Photonics as a domestic aid
In smart homes, optical sensors ensure clean laundry, sparkling crockery, and perfectly cooked meals. They also increase the efficiency of the appliances.
The new textile scanner from BSH Hausgeräte GmbH needs just one second to determine the type of textile and also the composition of stains using near infrared (NIR) spectroscopy. The handy high-tech device then uses the measurement results to derive the optimum pretreatment and program settings, which, if requested, it sends fully automatically to the networked washing machine. Shrunken and faded laundry items could be a thing of the past, along with stains that are not completely removed.
BSH uses NIR sensors from the Finnish material sensing expert Spectral Engines. The NIRONE Sensor X analyzes the spectrum in the wavelength range from 1550 to 1950 nanometers (nm) and also has an RGB color sensor. According to the Finnish company, the construction volume is 16x32x35 mm. Within this are a light source made from tungsten wire and what the company claims is the smallest NIR spectral sensor on the market. This is based on a microelectromechanical (MEMS) Fabry-Perot interferometer that can be adjusted within the specified NIR range—and can be programmed. Among other things, the user can define whether it scans the entire wavelength range or just selected wavelengths.
Saving water with optical sensors
While the textile scanner from BSH and Spectral Engines is designed as a standalone device, optical sensors are also installed inside modern washing machines and dishwashers. These turbidity sensors analyze the rinsing water and, based on the turbidity, decide whether to add more fresh water or even if an additional rinsing cycle is required. The sensors consist of an LED, which emits light in the NIR range, and a photodiode as a receiver, which converts the incoming light into electrical signals. The transmitter and receiver are integrated into two probes that are immersed in the rinsing water. The more turbid the water is, the more light it absorbs, which results in weaker electrical signals. When sufficient light reaches the receiver, the stronger signal switches the next program level: pumping and spinning with washing machines or pumping and drying with dishwashers. In other words, optical sensors ensure effective cleaning with minimized water and energy consumption.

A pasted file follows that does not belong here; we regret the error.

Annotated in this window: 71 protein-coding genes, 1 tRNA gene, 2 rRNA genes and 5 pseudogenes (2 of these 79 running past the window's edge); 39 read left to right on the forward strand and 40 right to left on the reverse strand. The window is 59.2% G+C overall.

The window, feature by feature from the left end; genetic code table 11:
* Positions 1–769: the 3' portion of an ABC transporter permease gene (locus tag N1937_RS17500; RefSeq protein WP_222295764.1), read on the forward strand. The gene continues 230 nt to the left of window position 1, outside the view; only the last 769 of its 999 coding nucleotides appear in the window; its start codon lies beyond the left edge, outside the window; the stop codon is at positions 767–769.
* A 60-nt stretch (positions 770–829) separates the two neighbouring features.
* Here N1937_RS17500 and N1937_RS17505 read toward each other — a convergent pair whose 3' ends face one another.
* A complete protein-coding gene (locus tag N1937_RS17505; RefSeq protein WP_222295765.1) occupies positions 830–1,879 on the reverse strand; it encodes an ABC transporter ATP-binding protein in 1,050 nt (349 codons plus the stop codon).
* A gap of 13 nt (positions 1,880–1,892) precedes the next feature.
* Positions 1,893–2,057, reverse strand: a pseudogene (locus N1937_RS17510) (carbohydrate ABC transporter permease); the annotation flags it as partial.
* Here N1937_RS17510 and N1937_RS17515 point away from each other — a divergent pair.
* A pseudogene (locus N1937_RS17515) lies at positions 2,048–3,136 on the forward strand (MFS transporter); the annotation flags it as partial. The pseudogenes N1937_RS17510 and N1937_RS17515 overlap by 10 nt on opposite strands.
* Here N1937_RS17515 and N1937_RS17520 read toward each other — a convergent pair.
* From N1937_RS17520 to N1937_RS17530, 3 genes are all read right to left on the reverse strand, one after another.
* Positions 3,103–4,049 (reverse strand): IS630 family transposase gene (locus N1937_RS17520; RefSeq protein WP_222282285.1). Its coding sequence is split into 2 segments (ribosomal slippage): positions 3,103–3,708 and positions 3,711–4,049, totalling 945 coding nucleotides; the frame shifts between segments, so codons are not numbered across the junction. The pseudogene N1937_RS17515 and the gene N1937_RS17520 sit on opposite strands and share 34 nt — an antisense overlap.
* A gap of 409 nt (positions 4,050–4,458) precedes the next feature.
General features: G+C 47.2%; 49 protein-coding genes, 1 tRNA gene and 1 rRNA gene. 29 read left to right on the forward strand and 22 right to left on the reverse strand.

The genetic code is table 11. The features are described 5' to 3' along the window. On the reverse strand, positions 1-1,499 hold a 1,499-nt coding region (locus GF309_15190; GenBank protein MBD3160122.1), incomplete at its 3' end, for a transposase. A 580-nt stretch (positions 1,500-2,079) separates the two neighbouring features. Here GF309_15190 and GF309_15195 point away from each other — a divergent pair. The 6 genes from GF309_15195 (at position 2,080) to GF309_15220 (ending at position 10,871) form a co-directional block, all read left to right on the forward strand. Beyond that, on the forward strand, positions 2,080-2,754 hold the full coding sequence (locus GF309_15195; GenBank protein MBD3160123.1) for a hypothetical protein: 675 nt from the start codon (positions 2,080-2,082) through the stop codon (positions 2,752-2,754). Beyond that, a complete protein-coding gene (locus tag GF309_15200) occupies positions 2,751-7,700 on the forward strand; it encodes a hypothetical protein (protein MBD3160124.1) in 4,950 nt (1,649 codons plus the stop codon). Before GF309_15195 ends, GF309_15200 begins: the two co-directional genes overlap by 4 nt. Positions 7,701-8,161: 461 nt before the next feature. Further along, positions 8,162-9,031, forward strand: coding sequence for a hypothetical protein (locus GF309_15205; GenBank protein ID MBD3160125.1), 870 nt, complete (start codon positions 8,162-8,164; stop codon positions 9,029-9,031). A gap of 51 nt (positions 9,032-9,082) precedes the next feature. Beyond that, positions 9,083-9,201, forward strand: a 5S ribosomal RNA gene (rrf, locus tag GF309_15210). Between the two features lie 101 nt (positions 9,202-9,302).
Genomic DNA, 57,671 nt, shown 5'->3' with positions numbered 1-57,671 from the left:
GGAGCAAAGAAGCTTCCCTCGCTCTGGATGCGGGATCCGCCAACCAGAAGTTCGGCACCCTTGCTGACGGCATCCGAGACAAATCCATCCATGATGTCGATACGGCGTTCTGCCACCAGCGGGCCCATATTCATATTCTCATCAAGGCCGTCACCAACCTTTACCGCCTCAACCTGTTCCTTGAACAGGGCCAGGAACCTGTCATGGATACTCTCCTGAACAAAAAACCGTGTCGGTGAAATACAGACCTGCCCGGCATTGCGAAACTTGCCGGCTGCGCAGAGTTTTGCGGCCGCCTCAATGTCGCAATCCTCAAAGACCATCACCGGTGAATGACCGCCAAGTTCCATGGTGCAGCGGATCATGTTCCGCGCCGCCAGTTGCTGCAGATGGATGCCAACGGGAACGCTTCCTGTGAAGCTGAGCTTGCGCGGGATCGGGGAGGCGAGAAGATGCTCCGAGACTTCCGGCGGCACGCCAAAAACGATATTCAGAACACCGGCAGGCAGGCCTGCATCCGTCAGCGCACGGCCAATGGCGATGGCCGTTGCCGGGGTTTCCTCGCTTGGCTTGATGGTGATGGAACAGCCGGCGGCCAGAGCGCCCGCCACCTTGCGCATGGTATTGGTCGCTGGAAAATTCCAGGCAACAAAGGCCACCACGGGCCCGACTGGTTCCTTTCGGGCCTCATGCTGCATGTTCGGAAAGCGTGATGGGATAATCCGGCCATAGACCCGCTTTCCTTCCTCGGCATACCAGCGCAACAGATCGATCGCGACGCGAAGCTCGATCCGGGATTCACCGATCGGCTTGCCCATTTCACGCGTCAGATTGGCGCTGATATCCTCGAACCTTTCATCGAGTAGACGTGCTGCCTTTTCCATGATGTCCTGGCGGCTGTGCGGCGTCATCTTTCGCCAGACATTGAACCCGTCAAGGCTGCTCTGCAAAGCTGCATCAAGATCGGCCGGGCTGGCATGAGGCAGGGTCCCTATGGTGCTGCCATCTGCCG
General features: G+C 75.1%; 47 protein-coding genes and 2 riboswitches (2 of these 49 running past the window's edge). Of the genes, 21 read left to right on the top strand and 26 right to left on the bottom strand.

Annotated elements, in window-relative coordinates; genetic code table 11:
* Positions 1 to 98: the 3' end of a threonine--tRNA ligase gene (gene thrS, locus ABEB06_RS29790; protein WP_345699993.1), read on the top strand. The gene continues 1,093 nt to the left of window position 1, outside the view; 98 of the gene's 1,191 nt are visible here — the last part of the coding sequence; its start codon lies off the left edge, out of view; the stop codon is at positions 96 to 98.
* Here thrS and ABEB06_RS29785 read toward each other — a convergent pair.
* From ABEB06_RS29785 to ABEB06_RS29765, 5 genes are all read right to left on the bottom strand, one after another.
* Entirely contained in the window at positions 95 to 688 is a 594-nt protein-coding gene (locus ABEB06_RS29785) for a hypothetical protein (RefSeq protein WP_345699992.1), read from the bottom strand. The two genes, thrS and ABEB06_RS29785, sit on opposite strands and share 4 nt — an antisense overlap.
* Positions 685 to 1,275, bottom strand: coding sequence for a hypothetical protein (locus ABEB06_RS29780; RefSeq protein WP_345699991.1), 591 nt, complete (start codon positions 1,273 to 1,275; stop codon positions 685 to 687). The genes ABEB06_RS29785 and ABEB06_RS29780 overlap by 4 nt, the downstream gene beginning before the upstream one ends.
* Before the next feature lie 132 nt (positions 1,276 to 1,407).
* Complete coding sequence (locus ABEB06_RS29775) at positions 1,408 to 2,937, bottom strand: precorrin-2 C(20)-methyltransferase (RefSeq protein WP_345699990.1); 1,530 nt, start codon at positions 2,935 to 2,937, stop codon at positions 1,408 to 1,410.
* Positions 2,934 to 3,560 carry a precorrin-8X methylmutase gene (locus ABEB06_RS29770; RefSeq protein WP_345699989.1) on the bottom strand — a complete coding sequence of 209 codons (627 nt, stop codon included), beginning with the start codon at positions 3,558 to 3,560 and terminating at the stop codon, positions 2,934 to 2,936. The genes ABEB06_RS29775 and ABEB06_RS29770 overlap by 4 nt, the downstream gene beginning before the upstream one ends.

Smart baking?—Not without photonics
In smart homes, optical sensors are also able to take over more control in food preparation. For example, in its latest generation of ovens, Miele has integrated a camera system that sends cooks true-color pictures in HD quality to their smartphone or tablet. With the FoodView function, they can not only observe the cooking progress remotely, but also adjust the temperature or change the programmed cooking time if necessary. The camera takes one photo per minute, which replaces the previous photo in the memory. In other words, users receive only the latest picture. According to Miele, the camera optical system is so sturdy that it can even withstand the 440 degree Celsius self-cleaning program.
In addition to the cameras, infrared sensors are integrated in the oven’s control panel. On the one hand, they ensure safety in the operation of appliances that are installed behind furniture fronts. When the front is closed while the oven is operating, the sensor system warns the user with a loud audible signal. If no action is taken, the oven switches off automatically. On the other hand, Miele enables more convenience with its sensor system. When users are within 40 centimeters of the oven, the lighting switches on automatically. Photonics also plays a role here: For efficiency reasons Miele uses LED technology for its oven lighting.